I would love to discuss how the Stylus 1 behaves in bright outdoor lighting, but we've had very little sunshine in the Ohio Valley this winter, so I'm going to focus more on the Stylus 1's indoor image quality--which is nothing short of exceptional. Check out the sample images and you'll notice that I've included several environmental portraits--that constant f2.8 aperture provides some tangible and obvious benefits over the standard f3.5-f3.9 maximum apertures of the majority of currently available P&S digicams and as you zoom out the Stylus 1 stays at f2.8 while those other digicams are fighting to capture indoor images at f4, or f5.6, or f8. The harmonica player was shot (I was only about 10 feet from my subject) in a dimly lit auditorium at approximately 135mm (equivalent) and while there are some minor color anomalies (due to stage lighting) the details are crystal clear.
The Stylus 1 features a 35-area multiple AF system, with 9-area group targeting. The Stylus 1 is capable of both single and continuous autofocusing. It also features AF tracking, Face Priority AF and Eye Detect AF. AF is dependably quick and accurate.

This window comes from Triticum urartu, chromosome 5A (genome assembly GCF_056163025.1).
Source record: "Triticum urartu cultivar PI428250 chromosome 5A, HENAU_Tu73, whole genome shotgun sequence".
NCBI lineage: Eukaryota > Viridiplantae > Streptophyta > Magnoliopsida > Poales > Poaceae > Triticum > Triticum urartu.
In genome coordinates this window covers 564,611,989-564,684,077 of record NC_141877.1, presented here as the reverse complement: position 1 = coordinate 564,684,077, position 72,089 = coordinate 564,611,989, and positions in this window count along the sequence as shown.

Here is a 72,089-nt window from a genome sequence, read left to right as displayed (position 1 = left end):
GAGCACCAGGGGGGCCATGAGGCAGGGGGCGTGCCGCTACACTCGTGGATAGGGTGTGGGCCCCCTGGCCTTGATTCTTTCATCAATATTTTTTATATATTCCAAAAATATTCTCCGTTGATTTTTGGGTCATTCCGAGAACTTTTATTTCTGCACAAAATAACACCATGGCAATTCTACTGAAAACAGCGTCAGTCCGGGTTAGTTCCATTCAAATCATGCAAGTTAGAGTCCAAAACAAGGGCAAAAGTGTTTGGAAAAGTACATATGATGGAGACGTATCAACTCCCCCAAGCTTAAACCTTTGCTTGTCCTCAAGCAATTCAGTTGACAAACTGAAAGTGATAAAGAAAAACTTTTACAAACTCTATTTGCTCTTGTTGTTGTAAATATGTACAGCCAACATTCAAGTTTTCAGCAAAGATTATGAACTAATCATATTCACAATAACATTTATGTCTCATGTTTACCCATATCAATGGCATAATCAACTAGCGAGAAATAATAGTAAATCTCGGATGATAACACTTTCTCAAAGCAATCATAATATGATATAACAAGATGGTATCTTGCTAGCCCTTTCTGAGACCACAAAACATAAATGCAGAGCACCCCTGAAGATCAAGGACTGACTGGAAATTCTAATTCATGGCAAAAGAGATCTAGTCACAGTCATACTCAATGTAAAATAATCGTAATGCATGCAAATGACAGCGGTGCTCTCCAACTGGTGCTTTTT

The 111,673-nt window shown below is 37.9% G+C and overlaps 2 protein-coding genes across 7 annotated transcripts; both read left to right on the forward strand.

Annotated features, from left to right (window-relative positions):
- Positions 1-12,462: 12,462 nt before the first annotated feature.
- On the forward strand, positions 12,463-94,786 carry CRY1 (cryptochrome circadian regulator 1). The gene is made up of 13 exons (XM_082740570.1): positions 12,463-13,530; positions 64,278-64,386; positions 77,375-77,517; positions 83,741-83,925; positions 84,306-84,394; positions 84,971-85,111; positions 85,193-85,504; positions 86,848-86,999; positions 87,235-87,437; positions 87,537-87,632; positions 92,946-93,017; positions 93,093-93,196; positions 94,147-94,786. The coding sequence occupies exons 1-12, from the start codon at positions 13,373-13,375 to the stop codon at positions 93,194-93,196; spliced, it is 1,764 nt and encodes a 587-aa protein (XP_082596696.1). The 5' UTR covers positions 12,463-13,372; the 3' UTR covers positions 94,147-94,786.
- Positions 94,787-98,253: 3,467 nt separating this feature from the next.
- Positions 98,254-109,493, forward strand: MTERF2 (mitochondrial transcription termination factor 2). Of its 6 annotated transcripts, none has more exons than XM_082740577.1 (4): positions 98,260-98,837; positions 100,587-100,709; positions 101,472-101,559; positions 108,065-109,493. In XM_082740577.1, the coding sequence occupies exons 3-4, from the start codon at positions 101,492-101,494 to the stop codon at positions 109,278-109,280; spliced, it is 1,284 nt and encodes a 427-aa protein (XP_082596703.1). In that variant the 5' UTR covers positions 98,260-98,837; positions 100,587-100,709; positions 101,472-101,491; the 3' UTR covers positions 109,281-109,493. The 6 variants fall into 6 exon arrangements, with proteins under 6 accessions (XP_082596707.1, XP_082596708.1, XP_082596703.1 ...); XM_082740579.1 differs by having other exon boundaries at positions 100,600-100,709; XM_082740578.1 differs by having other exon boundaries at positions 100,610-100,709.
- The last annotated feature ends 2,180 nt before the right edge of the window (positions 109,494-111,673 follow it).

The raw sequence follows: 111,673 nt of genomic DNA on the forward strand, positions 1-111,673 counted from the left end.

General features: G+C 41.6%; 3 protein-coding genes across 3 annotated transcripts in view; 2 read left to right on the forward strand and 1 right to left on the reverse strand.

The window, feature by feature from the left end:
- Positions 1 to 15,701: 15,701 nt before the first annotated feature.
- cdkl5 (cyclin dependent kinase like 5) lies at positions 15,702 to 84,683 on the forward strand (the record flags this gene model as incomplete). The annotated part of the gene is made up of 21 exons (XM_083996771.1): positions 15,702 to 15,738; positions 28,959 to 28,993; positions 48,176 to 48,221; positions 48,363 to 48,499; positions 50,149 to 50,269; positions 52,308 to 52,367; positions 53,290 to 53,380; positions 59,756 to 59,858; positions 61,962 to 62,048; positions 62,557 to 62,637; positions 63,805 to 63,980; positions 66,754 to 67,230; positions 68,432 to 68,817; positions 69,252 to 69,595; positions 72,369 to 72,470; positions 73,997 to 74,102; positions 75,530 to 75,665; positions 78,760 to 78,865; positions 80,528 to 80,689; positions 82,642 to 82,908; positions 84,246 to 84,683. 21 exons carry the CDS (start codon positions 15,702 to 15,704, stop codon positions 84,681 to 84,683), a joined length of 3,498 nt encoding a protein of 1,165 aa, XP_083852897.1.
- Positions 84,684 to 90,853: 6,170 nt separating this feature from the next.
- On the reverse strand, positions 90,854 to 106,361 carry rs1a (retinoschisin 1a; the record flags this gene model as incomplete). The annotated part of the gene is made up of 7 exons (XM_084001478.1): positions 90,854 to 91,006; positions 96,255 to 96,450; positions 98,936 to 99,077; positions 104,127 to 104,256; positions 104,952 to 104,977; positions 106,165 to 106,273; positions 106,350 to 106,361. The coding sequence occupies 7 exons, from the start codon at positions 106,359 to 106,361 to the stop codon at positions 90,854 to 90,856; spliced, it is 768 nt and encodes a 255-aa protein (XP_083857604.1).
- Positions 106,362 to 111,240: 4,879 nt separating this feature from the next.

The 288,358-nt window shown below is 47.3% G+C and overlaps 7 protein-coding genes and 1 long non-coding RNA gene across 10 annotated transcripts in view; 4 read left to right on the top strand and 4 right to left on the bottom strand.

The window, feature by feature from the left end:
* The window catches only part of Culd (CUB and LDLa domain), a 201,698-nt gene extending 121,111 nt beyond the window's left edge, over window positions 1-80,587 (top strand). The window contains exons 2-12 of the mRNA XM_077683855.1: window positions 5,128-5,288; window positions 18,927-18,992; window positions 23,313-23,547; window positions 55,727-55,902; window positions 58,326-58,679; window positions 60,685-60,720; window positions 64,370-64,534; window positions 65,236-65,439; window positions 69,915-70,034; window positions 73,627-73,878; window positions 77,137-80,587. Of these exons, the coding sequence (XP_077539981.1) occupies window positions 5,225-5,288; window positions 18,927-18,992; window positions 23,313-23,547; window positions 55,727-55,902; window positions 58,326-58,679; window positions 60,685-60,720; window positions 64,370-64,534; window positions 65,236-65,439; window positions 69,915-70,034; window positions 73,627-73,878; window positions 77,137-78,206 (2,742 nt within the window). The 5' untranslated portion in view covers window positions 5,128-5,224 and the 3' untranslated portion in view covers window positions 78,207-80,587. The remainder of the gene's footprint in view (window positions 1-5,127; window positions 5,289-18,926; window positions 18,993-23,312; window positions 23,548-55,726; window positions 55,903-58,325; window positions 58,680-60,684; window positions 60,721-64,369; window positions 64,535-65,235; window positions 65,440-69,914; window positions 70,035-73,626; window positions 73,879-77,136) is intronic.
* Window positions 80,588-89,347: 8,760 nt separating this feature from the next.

The Stylus 1 saves images and video clips to SD, SDHC, and SDXC memory cards (including MicroSD with SD adaptor) and provides the ability to save images in either JPEG, JPEG+RAW, or RAW formats.
The Stylus 1's built-in flash is located directly above the lens--which is not conducive to red-eye free supplemental lighting. The Stylus 1 also includes a dedicated hot shoe for Olympus flash units with all or most features (depending on the specific flash) available. The hot shoe is a nice addition, but most of the folks who will be buying this camera are available light fans, environmental portraitists, and street shooters--folks who rarely use supplemental lighting.
Olympus claims the Stylus 1 is good for up to 410 exposures with a fully charged BLS-5 Lithium-ion rechargeable battery. The battery charges outside the camera via the supplied charger and requires about three hours for a full charge. Based on my experiences with the Stylus 1, I'd say 410 exposures is a generous estimate. I used the camera for almost two weeks and shot about 450 images total and I had to charge the battery twice, but it has been very cold in Kentucky the past couple of weeks (average daily high temperatures have hovered between 25 and 30 degrees) so cold winter weather may be to blame for some of the discrepancy between what Olympus claims and what I experienced with regard to the Stylus 1's power duration.